"Some birds aren't meant to be caged, their feathers are just too bright"- Morgan Freeman, Shawshank Redemption. This blog is from one such bird who couldn't be caged by organizations who mandate scripted software testing. Pradeep Soundararajan welcomes you to this blog and wishes you a good time here and even otherwise.

Sunday, October 15, 2006

Answering the telephone puzzle

Hi Reader,

If you do not know what puzzle I put up in my previous post - read it now and then come back here to know how exciting the following information is.

Thanks for coming back and also welcome to those who have made an attempt to crack the puzzle.

_Answering the telephone puzzle_

I first want to announce the winner of the puzzle :
Sameer Chaudary . Congradulations Sameer!!

Many congrads to all others who made an attempt and sent me a mail. Some where close but most of them were wrong. I am impressed that quite a few freshers too made a great attempt to crack the puzzle.

Also the winner of the "best documentation recieved" is :
Suresh Marappa . Congradulations Suresh !

How could Sameer solve it?

This puzzle was simple to him as he had done the same mistake as people in my company did but still he does deserve the prize since he exhibited one quality of a good tester of being able to recollect the past learning.

If an excellent tester had solved it, it would be this way...

1. Ask me "What is your extension number?"

2. Ask me questions to try distinguishing whether humans or machines are causing this.

3. Ask me "What is my landline number and bangalore telephone exchange codes?"

4. Ask me "Whether is it really a missed call or are you not there when they call?"

5. Ask me "What time do you get the maximum number of calls or what is your working time?"

5. Ask me"Did you call back and ask one of them; how they reached my extension?"

Well that solved the puzzle, if I answer the above questions.

6. Further "List out all other possbilities"

Now, you would be interested to know who is that excellent tester who did crack the puzzle with his excellent approach. It is none other than my Guru James Bach, one of the leading Test Expert, we have been blessed with.

The only question he missed is to ask about mobile numbers from various service providers in Bangalore as he was running out of time and I had forcibly pulled him to solve this puzzle. However it is an easy task for someone who asked landline number to ask further about mobile numbers. I owe all my success to this great man who has helped me equip myself with skills to approach a problem in a right way through his masterpiece exercises.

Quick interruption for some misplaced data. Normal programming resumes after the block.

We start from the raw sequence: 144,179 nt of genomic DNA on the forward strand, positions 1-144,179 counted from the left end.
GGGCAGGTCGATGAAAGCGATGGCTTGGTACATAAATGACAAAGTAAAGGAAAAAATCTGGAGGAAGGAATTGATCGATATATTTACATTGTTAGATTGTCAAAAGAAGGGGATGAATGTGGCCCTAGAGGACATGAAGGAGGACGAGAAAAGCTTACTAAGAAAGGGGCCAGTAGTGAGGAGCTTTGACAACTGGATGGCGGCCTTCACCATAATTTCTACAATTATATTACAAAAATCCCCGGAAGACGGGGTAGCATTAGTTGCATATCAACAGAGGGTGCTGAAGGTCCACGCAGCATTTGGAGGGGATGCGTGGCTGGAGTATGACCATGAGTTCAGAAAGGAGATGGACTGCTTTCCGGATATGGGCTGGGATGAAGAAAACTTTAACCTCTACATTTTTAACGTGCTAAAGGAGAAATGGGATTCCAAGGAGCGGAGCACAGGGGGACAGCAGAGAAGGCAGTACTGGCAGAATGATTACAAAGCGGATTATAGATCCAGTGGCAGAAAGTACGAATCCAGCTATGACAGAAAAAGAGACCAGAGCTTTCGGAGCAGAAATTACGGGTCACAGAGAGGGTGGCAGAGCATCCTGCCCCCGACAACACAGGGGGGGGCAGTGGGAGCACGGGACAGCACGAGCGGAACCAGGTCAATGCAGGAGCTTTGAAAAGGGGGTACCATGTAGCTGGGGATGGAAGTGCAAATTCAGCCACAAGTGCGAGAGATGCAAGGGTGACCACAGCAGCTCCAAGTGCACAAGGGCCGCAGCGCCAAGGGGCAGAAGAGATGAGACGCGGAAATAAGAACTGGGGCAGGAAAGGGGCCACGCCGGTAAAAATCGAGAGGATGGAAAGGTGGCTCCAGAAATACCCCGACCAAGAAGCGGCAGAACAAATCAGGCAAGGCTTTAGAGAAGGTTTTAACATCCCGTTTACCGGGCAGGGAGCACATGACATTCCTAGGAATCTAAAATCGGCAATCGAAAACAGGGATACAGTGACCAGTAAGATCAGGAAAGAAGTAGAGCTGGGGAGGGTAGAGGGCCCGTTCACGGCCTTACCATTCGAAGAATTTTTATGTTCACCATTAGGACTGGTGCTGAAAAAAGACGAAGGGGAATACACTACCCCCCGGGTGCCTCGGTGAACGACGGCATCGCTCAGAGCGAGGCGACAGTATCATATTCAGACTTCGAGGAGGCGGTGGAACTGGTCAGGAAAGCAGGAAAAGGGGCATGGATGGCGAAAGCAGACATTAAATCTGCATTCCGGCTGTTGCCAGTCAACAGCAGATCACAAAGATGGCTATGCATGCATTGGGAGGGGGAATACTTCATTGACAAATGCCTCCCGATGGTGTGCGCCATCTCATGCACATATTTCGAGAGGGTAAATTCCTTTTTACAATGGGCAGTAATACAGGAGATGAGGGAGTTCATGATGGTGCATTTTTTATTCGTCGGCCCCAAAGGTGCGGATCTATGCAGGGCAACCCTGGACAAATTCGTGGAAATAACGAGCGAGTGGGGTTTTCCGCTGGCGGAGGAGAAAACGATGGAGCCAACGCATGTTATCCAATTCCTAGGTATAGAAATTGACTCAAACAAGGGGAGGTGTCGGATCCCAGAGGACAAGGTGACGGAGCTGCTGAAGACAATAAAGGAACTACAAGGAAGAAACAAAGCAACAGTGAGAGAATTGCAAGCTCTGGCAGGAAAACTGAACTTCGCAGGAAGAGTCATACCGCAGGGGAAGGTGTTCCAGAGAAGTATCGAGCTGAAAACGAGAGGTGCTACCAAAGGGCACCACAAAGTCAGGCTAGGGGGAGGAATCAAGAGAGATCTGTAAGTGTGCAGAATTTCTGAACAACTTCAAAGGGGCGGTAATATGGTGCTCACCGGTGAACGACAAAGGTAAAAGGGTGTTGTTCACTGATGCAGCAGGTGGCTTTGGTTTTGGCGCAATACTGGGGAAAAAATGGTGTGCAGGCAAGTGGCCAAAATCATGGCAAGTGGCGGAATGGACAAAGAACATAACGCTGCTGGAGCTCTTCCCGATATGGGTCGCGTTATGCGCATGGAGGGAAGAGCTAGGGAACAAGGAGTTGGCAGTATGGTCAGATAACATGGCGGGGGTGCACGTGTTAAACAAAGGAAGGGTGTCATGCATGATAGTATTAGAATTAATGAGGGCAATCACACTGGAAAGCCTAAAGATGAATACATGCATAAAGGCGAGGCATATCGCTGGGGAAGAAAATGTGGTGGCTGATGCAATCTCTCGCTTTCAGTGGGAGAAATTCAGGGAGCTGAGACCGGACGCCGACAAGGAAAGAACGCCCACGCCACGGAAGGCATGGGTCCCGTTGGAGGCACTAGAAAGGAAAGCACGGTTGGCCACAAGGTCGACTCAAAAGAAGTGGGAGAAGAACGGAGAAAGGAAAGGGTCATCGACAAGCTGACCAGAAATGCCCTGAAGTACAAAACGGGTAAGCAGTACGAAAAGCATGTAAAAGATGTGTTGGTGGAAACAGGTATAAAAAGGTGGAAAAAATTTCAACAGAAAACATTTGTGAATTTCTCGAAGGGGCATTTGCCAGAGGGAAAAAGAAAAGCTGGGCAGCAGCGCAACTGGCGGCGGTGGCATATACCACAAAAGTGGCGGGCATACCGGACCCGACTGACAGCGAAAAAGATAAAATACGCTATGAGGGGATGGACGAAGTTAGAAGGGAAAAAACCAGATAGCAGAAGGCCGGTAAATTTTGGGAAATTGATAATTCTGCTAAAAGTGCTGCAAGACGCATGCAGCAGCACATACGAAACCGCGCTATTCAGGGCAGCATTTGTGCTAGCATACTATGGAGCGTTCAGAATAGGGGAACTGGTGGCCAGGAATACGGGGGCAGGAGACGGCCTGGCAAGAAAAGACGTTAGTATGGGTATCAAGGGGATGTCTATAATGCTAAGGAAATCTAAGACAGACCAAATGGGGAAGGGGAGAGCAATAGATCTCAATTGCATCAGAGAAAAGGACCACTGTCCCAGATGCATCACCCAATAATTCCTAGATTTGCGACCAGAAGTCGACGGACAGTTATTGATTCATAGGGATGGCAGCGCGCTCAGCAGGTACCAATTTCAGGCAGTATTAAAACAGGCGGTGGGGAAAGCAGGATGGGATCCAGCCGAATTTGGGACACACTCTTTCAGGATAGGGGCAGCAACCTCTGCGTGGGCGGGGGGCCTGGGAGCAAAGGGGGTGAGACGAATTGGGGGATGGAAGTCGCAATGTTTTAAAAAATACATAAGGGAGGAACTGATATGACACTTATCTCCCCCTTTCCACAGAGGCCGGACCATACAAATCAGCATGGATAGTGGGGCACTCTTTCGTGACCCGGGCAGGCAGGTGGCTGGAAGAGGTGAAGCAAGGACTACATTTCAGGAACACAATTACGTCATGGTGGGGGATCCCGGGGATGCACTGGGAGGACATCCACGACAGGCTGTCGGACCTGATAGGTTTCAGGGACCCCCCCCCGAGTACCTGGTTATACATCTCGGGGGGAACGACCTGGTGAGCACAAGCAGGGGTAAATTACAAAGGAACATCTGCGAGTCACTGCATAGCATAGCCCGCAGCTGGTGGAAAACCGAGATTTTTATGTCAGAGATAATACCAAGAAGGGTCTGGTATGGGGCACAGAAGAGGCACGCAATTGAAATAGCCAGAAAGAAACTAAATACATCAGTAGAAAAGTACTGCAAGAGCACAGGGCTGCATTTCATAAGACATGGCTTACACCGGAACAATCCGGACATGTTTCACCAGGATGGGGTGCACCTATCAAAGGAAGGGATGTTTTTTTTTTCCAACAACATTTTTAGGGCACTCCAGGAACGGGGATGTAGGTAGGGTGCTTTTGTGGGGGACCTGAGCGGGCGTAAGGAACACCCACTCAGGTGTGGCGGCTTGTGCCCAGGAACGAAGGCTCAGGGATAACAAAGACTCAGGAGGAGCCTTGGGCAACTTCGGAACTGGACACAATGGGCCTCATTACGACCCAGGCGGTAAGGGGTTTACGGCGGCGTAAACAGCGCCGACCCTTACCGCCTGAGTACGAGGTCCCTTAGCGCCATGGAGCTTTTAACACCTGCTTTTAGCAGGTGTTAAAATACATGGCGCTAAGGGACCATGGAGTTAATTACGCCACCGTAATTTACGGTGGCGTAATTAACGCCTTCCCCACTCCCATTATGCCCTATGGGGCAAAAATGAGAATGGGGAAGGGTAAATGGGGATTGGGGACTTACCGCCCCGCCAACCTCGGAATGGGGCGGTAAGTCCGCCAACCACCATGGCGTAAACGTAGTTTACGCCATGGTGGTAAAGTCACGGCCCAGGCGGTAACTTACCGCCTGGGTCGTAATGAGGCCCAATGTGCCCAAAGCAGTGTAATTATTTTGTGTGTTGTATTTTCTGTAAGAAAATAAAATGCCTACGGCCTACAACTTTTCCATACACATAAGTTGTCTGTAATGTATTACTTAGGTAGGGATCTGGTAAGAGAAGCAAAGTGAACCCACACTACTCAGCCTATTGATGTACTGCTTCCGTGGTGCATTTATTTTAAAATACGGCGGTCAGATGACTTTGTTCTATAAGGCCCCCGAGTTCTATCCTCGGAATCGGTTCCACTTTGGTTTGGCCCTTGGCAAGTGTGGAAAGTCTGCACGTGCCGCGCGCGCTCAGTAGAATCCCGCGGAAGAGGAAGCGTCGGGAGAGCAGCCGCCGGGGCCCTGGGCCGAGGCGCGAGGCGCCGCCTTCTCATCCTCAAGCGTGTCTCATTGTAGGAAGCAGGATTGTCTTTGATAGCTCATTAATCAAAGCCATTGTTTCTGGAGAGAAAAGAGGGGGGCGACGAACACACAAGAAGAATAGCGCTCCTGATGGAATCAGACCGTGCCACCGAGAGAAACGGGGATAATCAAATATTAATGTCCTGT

How I identified the problem/solved the puzzle : ( I ask myself, a lot of questions. Thanks to James again )

1. "Pradeep is this a technical problem?"
Could be but let me think of other possibilities before I collect some evidence to say it is a technical problem

2. Is it that I am getting a missed call from the same number?
No, different people call at different times and this happens only during office hours and I hardly see a missed call in non office hours. Wow! this looks like its a human error!

3. Now that I got a clue that it could be a human error, what is causing all those people doing the same error?
Hmm! interesting. What is my extension number: 9986. When do people dial 9986?

Hey, wait a minute... Hutch Telecom operating in bangalore has a mobile number series of 99860 xxxxx , 99861 xxxxx , 99862 xxxxx , 99863 xxxxx , 9986x xxxxx

Ah ! I got it, people who who are trying to call a hutch number from their deskphone and missing a ZERO to be dialled as a prefix to make an external call are the ones who give me a missed call.

How do I confirm it? I could be wrong, I need some evidence, I am a tester.

While thinking I got another missed call. I immediately called the person who had given a missed call and asked ...
"Mam, I got a missed call from your number.. "

"Sorry, I tried calling some other number"... "Well may I know whether it is a hutch mobile you were trying to call?" ...
"Yes, how did you know that"...
"Just a guess, thanks for the info and have a nice day"

Bingo! This gives an evidence that it is not a technical problem and it is a human error.

Now why did I put this up as a puzzle to you all?

When you look at the problem as a tester as most of you did, you doubt the technology and conclude that it could be a bug but finally you see a human error causing the problem. This should give you a clue to think of human error also when someone asks you to analyze a bug.

Also, if you notice how I approached you would discover that although I was sure that 9986 and hutch numbers coincidence that created a problem, I did not want to conclude unless I get an evidence. Now that I have an evidence no one can deny my conclusion and that is a success for a tester when developers/managers dont deny a bug.